Watching Paulson and Bernanke flail around has been a bit time consuming this month. While it’s still September, let’s get to the rodeo.
I’ll start with the Case-Shiller HPI model based on the size-adjusted median:
I’ve circled each August on the chart. The point is to show that we are just entering what — in the past two years, anyway — has been the seasonally weak period for prices. If the pattern applies again the price declines may pick up the pace a bit in the months ahead.
Here’s a look at the size-adjusted median for each property type:
The vanilla median looked pretty similar:
Sales volume was down a bit from July but still higher than in August 2007:
And inventory was flat for the month and, again, lower than in the past two years:
The months-of-inventory figure weighed in at 6.9 months — better than last year, as we’d expect from the above two graphs:
But overshadowing the seemingly reasonable level of for-sale inventory is the continued foreclosure pileup — both NOTs and NODs were a bit lower than in July but still ridiculously high in historical terms:
Between the unprecedented level of foreclosure activity and the weak local job market, it looks like more downward pressure is immediately ahead for San Diego housing.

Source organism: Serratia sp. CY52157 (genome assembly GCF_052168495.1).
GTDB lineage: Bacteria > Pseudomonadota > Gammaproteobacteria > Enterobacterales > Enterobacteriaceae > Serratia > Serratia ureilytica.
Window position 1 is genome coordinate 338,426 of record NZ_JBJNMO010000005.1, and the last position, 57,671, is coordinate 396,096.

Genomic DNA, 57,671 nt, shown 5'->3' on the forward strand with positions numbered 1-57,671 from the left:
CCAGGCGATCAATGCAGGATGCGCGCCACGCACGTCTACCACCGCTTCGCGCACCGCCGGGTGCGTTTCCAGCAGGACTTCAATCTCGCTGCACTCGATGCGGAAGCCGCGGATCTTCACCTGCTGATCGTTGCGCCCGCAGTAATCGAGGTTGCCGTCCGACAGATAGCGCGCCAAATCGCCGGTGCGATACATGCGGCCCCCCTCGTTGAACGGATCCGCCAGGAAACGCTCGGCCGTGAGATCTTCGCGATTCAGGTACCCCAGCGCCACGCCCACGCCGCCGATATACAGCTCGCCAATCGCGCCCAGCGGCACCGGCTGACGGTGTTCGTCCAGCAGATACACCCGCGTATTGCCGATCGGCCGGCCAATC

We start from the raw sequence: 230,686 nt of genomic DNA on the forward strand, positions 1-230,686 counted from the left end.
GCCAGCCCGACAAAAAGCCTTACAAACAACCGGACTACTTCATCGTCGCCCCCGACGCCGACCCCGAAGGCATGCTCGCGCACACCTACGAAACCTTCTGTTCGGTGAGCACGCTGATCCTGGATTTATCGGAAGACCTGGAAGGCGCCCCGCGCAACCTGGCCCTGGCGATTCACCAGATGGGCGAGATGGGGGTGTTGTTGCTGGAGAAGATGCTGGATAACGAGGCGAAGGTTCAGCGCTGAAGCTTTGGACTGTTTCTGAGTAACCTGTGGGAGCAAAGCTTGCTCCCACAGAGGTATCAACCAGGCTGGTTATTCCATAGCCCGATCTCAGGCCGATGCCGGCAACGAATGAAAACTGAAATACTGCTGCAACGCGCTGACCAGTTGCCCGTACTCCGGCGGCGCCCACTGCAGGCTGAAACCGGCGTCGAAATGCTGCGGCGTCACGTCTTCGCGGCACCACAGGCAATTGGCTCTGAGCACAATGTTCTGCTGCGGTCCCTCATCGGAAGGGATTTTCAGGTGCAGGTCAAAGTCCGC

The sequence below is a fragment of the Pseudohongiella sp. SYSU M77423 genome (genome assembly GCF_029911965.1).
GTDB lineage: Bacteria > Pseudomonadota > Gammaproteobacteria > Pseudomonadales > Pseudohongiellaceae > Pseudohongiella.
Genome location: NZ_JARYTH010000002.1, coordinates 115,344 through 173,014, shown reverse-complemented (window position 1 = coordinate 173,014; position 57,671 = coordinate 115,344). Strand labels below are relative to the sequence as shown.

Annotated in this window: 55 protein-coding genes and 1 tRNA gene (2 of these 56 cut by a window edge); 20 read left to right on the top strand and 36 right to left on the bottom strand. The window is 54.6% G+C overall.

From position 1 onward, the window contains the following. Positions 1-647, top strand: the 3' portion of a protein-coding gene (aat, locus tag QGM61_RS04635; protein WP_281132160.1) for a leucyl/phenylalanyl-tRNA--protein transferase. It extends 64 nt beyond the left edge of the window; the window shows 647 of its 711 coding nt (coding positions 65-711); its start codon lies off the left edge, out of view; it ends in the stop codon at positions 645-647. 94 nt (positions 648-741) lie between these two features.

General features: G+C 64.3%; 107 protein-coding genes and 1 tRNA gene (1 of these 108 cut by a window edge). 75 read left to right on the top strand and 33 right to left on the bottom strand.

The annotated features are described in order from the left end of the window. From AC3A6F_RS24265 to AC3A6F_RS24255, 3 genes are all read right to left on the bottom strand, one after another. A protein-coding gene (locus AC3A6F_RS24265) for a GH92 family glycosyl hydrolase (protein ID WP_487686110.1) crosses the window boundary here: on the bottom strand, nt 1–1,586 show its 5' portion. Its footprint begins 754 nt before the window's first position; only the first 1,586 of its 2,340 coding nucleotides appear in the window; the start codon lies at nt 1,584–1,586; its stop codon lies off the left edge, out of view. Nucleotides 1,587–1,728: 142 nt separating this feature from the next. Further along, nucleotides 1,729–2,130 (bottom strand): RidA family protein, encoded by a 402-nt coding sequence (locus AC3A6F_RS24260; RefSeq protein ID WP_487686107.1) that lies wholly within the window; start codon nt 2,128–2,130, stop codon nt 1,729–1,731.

Beyond that, who knows… I always thought the government would step in if the downturn got bad enough, but as cynical as I thought I was, I wasn’t cynical enough. I am amazed at the number, frequency, variety, and most of all the vast scale of the bailouts underway. There’s almost certainly more to come, too, and some of it may more directly target the propping up of home prices. Possibilities include the following:
- loan principal reductions (the government does after all pretty much own the mortgage market at this point)
- bans on new foreclosure activity (ditto)
- forceful lowering of mortgage rates (as suggested by Bernanke in his infamous 2002 speech on deflation)
- helicopter money (aka "stimulus checks", also proposed, more or less, in the same Bernanke speech)
- who knows what else
All in all, there’s going to be some serious distorting of the marketplace in the months and years ahead.
At least it never gets boring.